Can you describe a typical day?
Since COVID-19 my typical day has changed because I no longer commute, or work in the office and haven’t done so for more than a year. However, my typical working day is usually 08:00-16:00 – flexible working means that I am able to choose my own hours and during lockdown this has been a great asset to me. I don’t really have a typical day as such, but I have my tasks which need to be done monthly and quarterly, and then the rest of the time I will just be doing jobs which need doing. During COVID-19, I have found that there can be quite spontaneous tasks to be done for central government, which have a short timeframe to be done – so it can be a bit fast paced at times. The tasks I enjoy the most are when I get to interact with the service project managers, because often they are quite characteristic and especially during these odd times, it’s just nice to chat to people and actively contribute towards council projects.
Which skills/knowledge from your course/modules do you use most now in your career?
I was actually quite surprised at the amount of transferable skills I have used in my current role. In terms of anything numerical that I have to do, modules such as Social Research Methods, definitely provided me with skills in statistics to do that. Additionally, the knowledge I picked up from social policy modules – and more politically based knowledge modules – set me in good standing for a job in the government. I already know about a vast number of policies which my line manager will discuss with me, and I had a good knowledge of the structure of the government prior to starting my job. Knowing the structure helps in acknowledging how important every small task is, because it all feeds into a wider picture. I’m now hoping to take my academic knowledge, and the professional skills I have acquired to develop professionally into a role which suits me a bit more – I do love the job I am in, but I feel like it might be one step too far ‘back office’ for me and I’m hoping my new role will allow me to get more involved with the policy.
You’ve been accepted onto the Civil Service Fast Stream – congratulations! How do you see your career progressing?
Yes I have! I have recently been offered a role on the Government Social Research Service Fast Stream Scheme starting in September. I couldn’t have done it without the help of a few lecturers sharing some resources with me whilst I was preparing for the selection boards, and a previous Kent student who is already on the stream gave me a great insight into the day-to-day life on the Social Research stream. I’m hoping that I can develop to become a Senior Government Social Researcher, or maybe even go on and become a Senior Policy Maker. I’m really excited, and currently awaiting news of my department allocation.
Any advice for students considering a career in the Civil Service?
I think if it is what you want, then you can definitely get it! This was my second time applying for the Fast Stream. I also applied during my MA year and got rejected – however, I went away and got some professional experience and found the application a bit smoother the second time around. It is well worth reading up on their ‘success profiles’ and catering each application to the competencies which they are looking for (usually posted in the job advertisement). Finally, the Civil Service loves it when you demonstrate past experiences of the competencies they are looking for – whether professional, personal or academic – so always remember to use the STAR method when answering any questions they may have.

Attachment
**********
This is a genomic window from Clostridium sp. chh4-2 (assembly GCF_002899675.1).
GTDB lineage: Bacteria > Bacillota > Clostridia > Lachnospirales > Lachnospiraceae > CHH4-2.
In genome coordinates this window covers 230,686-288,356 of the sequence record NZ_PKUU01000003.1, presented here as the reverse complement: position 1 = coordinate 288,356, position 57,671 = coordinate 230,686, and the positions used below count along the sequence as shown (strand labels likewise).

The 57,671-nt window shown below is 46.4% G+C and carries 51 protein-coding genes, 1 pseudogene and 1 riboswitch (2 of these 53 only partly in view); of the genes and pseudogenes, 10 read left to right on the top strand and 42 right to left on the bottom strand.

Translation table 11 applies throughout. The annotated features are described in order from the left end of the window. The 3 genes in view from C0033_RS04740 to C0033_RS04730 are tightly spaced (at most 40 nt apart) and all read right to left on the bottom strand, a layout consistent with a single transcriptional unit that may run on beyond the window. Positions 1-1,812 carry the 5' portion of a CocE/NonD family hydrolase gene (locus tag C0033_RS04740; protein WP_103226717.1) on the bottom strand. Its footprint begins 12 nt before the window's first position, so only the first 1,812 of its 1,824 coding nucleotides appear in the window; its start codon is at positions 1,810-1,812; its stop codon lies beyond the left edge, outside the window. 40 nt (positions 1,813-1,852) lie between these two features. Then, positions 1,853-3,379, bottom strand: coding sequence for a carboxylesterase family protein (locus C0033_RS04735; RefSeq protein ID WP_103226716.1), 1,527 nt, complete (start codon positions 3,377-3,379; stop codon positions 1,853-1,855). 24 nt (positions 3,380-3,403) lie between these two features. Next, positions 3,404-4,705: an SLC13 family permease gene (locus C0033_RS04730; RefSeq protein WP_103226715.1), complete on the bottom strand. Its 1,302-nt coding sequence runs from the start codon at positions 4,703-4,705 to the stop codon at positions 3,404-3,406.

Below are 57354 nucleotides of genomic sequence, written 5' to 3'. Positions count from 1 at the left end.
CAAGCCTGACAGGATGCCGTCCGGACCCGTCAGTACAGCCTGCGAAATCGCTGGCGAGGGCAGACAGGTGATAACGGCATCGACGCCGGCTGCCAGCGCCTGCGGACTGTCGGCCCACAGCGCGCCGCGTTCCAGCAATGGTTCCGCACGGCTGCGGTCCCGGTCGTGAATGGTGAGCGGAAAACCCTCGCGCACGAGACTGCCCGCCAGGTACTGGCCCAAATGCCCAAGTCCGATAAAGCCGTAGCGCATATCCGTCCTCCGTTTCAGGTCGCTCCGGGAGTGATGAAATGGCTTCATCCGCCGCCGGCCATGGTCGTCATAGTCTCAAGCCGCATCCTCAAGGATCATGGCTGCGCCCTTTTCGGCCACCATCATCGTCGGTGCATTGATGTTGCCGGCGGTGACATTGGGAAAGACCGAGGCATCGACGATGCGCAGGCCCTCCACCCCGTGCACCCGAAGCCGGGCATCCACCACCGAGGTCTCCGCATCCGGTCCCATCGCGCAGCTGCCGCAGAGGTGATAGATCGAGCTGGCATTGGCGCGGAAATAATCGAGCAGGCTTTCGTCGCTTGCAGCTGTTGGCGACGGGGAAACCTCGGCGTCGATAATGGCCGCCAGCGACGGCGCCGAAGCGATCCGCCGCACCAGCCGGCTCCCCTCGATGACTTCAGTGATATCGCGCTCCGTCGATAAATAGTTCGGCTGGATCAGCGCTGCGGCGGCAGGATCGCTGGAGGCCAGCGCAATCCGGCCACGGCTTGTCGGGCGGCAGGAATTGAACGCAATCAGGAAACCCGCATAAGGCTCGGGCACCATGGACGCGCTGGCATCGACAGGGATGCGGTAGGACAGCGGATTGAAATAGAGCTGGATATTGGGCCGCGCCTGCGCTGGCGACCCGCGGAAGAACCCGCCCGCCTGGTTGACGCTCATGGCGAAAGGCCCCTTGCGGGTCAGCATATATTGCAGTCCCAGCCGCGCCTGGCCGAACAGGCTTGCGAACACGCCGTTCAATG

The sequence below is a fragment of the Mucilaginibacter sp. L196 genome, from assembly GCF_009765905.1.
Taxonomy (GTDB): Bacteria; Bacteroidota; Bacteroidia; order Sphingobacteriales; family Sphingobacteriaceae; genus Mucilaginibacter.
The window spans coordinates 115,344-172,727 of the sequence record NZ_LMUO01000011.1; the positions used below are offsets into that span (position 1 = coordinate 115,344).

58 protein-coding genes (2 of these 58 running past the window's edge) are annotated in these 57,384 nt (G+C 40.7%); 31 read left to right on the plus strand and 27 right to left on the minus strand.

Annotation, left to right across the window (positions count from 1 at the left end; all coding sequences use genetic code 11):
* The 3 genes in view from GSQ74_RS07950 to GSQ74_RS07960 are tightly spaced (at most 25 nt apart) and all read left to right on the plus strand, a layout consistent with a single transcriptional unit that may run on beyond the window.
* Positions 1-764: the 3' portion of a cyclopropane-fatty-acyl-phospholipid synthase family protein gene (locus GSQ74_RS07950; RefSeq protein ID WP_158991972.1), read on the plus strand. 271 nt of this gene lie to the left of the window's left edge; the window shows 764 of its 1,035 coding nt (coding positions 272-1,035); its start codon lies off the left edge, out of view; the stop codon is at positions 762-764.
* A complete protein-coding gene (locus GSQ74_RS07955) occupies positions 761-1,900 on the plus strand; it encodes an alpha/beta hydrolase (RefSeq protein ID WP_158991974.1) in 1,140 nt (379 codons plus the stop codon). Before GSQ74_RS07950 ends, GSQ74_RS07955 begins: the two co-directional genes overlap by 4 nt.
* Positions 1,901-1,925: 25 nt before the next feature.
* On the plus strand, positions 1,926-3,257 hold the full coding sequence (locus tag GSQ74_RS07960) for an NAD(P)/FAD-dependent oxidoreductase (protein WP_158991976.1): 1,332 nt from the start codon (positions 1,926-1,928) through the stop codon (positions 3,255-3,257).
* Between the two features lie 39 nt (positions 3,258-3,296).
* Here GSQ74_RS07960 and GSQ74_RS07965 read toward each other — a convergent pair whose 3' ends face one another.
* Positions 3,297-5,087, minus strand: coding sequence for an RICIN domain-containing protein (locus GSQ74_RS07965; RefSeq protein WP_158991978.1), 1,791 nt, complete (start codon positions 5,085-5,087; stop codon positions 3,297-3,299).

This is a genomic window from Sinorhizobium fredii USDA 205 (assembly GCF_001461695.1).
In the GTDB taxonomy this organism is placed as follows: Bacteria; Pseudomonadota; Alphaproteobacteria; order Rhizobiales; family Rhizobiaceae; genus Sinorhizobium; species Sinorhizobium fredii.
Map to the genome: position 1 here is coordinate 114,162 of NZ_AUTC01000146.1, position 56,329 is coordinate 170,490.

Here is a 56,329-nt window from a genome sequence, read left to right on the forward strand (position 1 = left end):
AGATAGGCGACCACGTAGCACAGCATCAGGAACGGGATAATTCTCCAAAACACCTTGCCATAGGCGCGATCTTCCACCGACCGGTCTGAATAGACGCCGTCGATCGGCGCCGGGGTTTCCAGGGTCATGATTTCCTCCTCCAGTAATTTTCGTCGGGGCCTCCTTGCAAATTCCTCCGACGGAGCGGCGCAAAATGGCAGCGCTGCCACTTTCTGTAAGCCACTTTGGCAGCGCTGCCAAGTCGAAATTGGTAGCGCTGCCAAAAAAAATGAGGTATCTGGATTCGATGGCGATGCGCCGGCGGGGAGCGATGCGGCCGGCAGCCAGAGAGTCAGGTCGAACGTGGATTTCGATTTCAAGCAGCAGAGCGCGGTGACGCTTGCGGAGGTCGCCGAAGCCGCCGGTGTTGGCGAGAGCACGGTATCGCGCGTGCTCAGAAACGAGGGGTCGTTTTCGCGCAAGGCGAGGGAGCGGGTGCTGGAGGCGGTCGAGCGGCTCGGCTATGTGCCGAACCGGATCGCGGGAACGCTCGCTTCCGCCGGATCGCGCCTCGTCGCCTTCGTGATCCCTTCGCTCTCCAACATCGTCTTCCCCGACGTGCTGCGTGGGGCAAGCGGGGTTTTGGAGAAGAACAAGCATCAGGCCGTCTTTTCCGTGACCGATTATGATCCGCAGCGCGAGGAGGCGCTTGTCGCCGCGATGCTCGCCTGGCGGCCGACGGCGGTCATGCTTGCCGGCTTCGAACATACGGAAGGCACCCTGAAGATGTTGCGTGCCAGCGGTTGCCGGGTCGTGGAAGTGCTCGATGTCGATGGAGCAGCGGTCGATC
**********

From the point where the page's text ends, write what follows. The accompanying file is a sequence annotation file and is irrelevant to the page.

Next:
What is your favourite memory of Kent?
There’s so many to choose from! I met my current boyfriend during my first year at Kent, got my first ‘supervisor’ role during my part-time work at Kent, ate great local food and often danced until the early hours of the morning with my peers. However, I think a hilarious highlight for me was when my Criminology study group booked out a room in the library to cram for exams, but ended up watching the Royal Wedding on the big screen TV instead and got absolutely no work done! It was so funny that day, because walking around the library you would just see every single person with the Royal Wedding on their laptop or phone, and we had people standing outside our study room looking through the glass at the big screen. I don’t think anybody got any studying done that day thanks to Meghan and Harry!
What advice would you give to somebody thinking of coming to Kent?
I think if big-city living isn’t really for you, then Kent is the best option! It has a great community, with all of its amenities on a lovely green campus. SSPSSR have some of the best Social Research academic staff in the country, and that really shines through in the way that they teach. Look up the modules ahead of time to get an idea of whether they are for you or not, and make use of your academic mentor! I didn’t use mine until my third year, and I really could have made better use during those earlier years. And most importantly, if you do decide to go to Kent then just enjoy yourself and make the most of the local area. I haven’t lived in Kent for 18 months now and still often think about the great food on offer there, and all of the wonderful places I was able to visit.
How would you describe your time at Kent in three words?
Fun, friendship and knowledge!
Study a BA (Hons) in Criminology and Social Policy and Social Change at Kent: Why do people commit crime? What causes crime rates to rise or fall? How do societies promote the welfare of individuals and families? Our joint honours programme Criminology and Social Policy and Social Change provides a comprehensive approach to these pressing questions. Explore the full range of undergraduate social sciences courses you can study at Kent.
Study an MA in International Social Policy: The study of welfare arrangements is a fundamental part of what we do. Welfare states, and other institutions seeking to meet human need, everywhere face enormous challenges from population ageing, changes in family life and work-patterns, migration and the economic crisis. In a globalised and interdependent world, these issues can only be understood from an international perspective which accounts for these common pressures and processes, but which also recognises and engages with the diversity of national traditions and institutions for delivering welfare. Explore the full range of postgraduate social sciences courses you can study at Kent.